27 SOCS tests new equipment, supports special tactics training
By Senior Airman Vernon R. Walter III, 27th Special Operations Wing Public Affairs
/ Published November 09, 2020
CANNON AIR FORCE BASE, N.M. --
The 27th Special Operations Communications Squadron utilized new equipment to provide over 60 special tactics Airmen assigned to the 22nd Special Tactics Squadron, Joint Base Lewis-McChord, Washington, with network access to ensure that the teams could have full access to the necessary resources to ensure proper training while at Cannon.
The tactical local access network is a piece of mobile tactical equipment that provides the ability for more online services in an isolated area. It is utilized by pairing with a satellite dish network, which normally provides support for five to ten computers, and moves the workload off of the SDN to the TACLAN, which provides access for 75 computers.
“The TACLAN gives us the same capabilities as the base’s network system,” said Staff Sgt. Thomas Jara, 27 SOCS non-commissioned officer in charge of the TACLAN team. “Printers, shared drives, we can control everything the base would on the TACLAN. As of right now, Cannon is the only base in the Air Force Special Operations Command and United States Special Operations Command utilizing this model.”
This is the first time that the current TACLAN model has been mobilized to provide mission support. While the team was able to properly operate the system for the 22 STS’s training operations, the TACLAN team is currently planning to receive more training on how to better utilize the equipment.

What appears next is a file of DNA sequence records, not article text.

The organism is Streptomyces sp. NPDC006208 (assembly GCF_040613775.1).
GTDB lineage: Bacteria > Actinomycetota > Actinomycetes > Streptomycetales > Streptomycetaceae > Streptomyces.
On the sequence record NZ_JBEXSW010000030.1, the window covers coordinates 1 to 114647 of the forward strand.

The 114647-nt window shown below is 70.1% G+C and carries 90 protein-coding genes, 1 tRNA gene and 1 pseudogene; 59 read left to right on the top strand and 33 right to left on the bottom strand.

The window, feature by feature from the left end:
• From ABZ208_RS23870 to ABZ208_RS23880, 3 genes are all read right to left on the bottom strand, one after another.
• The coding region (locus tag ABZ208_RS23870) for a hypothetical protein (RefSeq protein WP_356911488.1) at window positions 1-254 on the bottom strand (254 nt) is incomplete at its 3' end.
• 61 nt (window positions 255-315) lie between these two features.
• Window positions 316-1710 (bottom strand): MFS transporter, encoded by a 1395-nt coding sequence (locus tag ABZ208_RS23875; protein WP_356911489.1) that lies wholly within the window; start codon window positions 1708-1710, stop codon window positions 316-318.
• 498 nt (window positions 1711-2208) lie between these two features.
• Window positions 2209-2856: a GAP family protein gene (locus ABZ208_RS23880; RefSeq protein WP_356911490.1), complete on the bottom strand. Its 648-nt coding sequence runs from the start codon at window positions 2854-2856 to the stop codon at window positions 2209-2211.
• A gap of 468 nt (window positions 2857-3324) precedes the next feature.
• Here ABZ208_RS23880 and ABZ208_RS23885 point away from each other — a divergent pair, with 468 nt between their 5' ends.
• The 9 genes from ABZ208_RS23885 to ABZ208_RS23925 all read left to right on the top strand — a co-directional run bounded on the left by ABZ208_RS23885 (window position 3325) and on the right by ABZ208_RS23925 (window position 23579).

“We are deployable with this capability, but I want to be better,” Jara said. “While we are able to fix any issues that arise while working the system, I want more people to learn the system so it becomes commonplace.”
While the team maintained the system so it was fully operational, Maj. Emily Short 27 SOCS commander, came by to receive a brief overview on what they were working on.
“The TACLAN team is phenomenal,” Short said. “This training gives them an opportunity to learn more, allow younger Airmen to grow alongside them, and this operation has given us the opportunity to link up with other organizations for cross-utilization which can only lead to further growth for our efforts.”
While the satellite currently used with the TACLAN system allows up to 75 users, the 27 SOCS has access to equipment that would allow over 300 users on the system.
“I think the system absolutely bolsters our capabilities,” Short said. “It helps our users, people like mission planners and members of the 22 STS during this training operation. Speeding up their network gives them better planning control and speeds up the planning process. It all leads to increased lethality in the end.”